Painful sex after cesarean

Painful sex after a caesarean – when oohs become arghs

By Penny Hanlon, physiotherapist at The Sports Physio Clinic Narrabeen

Sex after having a baby is something a lot of women worry about. Women often wonder: Will it feel different? Will it be as satisfying? Will my partner think differently about it?

One thing women often don’t expect is that sexual intercourse can be painful.  Pain can develop after a vaginal birth because of tearing, scar tissue, nerve damage or hormones. But what is really surprising for some women is that pain with sex is quite common after a caesarean!

The reasons are not completely understood, but research suggests several factors can contribute to painful post-c-section sex:-

Incision site

In order to reach your baby, your obstetrician had to cut through 7 layers: skin, fat, fascia, abdominal muscles (not actually cut through but between), peritoneum, uterus and the amniotic sac. Whilst the external layers (e.g. your skin) may start to heal, the internal layers take longer to heal. A lot of women by, or shortly after, their 6 week check-up, will attempt intercourse and the pressures and movements involved can pull at this incision healing causing pain. This is where pain may be felt, or women will sometimes anticipate the pain and tighten their pelvic floor (which we discuss below).

Scar tissue

After all 7 layers have healed, some people will feel a hard lump along their scar. This is scar tissue and if it is raised you’ll sometimes hear it referred to as keloid scarring. With intercourse the uterus usually adapts and moves with the rhythm of thrusting, however when scar tissue is present it is unable to do this effectively which can be painful. What a lot of women aren’t taught is scar tissue massage, which helps with keeping the tissues mobile and preventing stiffness occurring in an area such as the uterus. When scar tissue develops at the incision site the mobility of the uterus, and sometimes the bladder, is reduced which can cause pain.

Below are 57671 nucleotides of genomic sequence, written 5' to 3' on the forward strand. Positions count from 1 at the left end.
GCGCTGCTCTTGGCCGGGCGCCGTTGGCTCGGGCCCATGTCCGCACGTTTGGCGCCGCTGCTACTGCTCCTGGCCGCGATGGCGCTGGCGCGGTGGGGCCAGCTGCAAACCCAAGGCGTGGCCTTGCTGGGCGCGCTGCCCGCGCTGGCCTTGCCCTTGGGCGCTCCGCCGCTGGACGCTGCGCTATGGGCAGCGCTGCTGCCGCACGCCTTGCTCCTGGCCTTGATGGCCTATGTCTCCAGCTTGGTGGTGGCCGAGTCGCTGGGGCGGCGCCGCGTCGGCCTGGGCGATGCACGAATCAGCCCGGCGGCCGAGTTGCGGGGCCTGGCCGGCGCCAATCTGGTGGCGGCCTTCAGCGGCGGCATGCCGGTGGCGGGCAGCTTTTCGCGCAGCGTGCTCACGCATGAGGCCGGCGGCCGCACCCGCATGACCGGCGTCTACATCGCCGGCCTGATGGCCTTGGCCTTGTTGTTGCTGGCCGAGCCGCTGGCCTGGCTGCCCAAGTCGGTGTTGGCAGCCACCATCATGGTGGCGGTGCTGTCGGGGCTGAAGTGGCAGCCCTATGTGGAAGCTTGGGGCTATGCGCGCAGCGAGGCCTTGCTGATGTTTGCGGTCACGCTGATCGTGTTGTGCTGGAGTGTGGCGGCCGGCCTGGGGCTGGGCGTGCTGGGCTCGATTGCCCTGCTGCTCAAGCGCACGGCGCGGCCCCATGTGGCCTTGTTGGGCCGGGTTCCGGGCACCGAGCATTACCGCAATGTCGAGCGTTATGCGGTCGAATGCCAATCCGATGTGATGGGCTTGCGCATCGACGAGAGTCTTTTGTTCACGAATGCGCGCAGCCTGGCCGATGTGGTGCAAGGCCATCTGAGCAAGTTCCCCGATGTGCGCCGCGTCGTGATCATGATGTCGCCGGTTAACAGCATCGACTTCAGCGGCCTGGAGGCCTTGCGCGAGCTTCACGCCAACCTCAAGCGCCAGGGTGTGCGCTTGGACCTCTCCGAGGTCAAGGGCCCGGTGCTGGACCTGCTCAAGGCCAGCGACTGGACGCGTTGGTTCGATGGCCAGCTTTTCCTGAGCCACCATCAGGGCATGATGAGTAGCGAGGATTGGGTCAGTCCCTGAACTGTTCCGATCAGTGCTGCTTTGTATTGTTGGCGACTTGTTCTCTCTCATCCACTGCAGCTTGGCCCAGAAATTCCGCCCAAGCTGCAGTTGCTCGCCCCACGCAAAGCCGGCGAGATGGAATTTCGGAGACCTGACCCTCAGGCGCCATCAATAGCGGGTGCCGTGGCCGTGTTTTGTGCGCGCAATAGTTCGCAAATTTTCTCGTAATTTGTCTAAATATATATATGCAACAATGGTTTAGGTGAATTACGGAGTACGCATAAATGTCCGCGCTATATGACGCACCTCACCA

Was your c-section planned or an emergency? Some research suggests that emergency c-sections have a higher rate of reported pain than planned c-sections. This would most likely be because a woman has gone into labour and may have even gone as far as to start pushing. The stretch on the pelvic floor, the hormones released and, in a lot of cases, the psychological effect on the mother can all have a carry-on effect.

Over active pelvic floor

Pelvic floor muscles, just like any muscle, can become too tight. Usually when a muscle is too tight you experience some pain when you try to stretch it or if someone was to rub it. The same applies to the pelvic floor. The reasons for this occurring after a c-section can be multi-factorial: psychological, secondary to any of the above, tension/fear response and others. But they all mean the same thing: that your pelvic floor isn’t relaxing so when you are having sex its like you are over-stretching a muscle before it’s ready. Continuing with sex isn’t ‘damaging’ but it can lead you to develop an automatic response to tighten your pelvic floor.


Like with a vaginal birth, your hormones after pregnancy and birth are all over the place and can take a while to settle. Oestrogen, in particular, is low post birth and is a big influencer on vaginal dryness. It is even more common for oestrogen to remain lower if you are breastfeeding.


The good news!

The good news is that all of these can be treated! Pain is complex in nature so often there is a multifactorial approach to treatment. A women’s health physio can address pelvic floor overactivity, scar tissue and incisional pain issues, and refer you to the appropriate professional for management of the psychological or hormonal components.

The take home message is: seek treatment early! Don’t suffer in silence or think things will improve. It’s ok to put yourself first and get help.


About the Author

Penny Hanlon is a physiotherapist with a special interest in women’s health working at The Sports Physio Clinic Narrabeen. If you have any questions feel free to contact Penny directly at backincontrol@sportsphysioclinic.com.au, or call the clinic on (02)9981 4099.






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